cover image Mark Rothko: Toward the Light in the Chapel

Mark Rothko: Toward the Light in the Chapel

Annie Cohen-Solal. Yale Univ, $25 (224p) ISBN 978-0-300-18204-0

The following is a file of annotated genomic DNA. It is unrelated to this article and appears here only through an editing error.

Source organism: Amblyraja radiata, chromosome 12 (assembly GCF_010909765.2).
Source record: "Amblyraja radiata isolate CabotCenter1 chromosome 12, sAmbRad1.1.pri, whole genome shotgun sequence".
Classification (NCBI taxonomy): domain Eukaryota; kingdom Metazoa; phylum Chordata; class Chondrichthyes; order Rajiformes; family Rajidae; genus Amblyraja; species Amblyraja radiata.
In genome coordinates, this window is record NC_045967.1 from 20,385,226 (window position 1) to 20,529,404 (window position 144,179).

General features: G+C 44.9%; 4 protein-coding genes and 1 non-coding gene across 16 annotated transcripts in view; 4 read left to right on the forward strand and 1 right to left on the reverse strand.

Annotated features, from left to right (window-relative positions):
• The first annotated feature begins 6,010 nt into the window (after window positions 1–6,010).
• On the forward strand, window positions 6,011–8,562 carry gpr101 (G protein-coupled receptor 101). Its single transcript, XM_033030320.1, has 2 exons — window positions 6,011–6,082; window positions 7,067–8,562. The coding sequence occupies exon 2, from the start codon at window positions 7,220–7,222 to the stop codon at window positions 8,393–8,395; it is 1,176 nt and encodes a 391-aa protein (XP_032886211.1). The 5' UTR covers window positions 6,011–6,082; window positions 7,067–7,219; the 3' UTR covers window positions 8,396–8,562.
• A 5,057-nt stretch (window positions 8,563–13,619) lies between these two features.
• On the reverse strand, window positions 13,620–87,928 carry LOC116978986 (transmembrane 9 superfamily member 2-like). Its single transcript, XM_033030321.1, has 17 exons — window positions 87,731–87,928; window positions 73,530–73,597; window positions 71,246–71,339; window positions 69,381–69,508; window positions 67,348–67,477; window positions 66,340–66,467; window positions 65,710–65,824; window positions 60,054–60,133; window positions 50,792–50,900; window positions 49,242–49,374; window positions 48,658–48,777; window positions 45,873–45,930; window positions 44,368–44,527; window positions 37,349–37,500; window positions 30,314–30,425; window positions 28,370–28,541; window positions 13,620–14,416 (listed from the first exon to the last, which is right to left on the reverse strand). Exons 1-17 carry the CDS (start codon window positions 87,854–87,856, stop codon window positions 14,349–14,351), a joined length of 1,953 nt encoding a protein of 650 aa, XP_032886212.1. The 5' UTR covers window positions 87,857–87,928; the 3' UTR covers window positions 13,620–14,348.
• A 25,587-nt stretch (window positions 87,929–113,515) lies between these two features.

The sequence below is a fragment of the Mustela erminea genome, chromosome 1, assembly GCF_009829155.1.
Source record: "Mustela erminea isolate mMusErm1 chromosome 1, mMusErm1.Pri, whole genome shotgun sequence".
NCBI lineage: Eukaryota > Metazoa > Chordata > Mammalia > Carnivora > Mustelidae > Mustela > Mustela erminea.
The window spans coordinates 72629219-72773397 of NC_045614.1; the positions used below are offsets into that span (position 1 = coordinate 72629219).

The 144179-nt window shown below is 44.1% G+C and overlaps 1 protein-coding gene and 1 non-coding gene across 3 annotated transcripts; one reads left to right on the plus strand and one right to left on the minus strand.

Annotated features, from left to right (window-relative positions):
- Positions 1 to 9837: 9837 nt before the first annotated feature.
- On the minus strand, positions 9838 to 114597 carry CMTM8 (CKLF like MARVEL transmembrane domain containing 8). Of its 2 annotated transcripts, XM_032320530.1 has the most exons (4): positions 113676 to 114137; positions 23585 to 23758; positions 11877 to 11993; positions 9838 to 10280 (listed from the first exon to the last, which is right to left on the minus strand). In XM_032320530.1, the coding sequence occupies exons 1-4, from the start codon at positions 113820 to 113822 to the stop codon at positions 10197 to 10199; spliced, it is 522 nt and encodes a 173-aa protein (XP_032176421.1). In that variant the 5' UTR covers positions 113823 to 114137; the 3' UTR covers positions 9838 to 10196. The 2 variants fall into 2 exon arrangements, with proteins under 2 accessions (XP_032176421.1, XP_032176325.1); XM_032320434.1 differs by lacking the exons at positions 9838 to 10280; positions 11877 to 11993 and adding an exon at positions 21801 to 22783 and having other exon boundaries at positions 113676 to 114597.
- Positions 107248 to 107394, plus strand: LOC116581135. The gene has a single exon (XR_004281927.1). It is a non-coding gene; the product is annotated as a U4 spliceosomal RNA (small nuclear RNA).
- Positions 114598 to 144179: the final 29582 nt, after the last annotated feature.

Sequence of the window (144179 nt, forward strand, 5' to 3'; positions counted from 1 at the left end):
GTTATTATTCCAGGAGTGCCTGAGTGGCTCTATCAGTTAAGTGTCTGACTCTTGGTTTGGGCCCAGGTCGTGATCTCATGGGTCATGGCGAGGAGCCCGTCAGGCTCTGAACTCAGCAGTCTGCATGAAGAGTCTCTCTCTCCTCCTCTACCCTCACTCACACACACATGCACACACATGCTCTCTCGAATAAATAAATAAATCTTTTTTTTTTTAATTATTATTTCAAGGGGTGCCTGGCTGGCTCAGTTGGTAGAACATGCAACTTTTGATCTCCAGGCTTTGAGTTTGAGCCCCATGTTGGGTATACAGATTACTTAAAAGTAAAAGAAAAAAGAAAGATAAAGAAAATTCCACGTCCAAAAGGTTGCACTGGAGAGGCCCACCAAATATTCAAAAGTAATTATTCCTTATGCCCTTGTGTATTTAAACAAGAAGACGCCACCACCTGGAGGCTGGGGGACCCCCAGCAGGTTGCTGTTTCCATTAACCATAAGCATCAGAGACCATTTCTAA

In this gripping biography, Cohen-Solal (Leo & His Circle: The Life of Leo Castelli) examines the life and work of Rothko, an artist motivated by his spirituality and one of the most distinguished painters of the 20th century. The meticulous text begins with the artist’s birth as Marcus Rotkovitch in the Russian Empire in 1903, during a time of “tensions, persecutions, and latent hostility” toward Jews, followed by his emigration to Portland, Ore., at age 10. It goes on to catalogue the political, social, and religious forces that contributed to Rothko’s success and also caused him considerable setbacks throughout his career. Digging into archives and conducting interviews with scholars and the artist’s relatives, Cohen-Solal illuminates the lifelong impact Rothko’s time in Talmudic school, as well as the support he received from the immigrant Jewish community in Portland during his years as a minority student in high school. The author also traces Rothko’s struggles at Yale University, in New Haven, Conn., the “inaccessible club of young WASPs,” where he learned that “the Yale social system was based more on breeding than on merit.” The book richly illustrates a contentious period in the American art world, including the Armory Show, clashes between artists and institutions, and the growing influence of European artists such as Rodin, Cézanne, Picasso, and Matisse in the United States. This novelistic account is a rewarding close-up of Rothko’s personal life and his experience as a Jewish immigrant. Photos. (Mar.)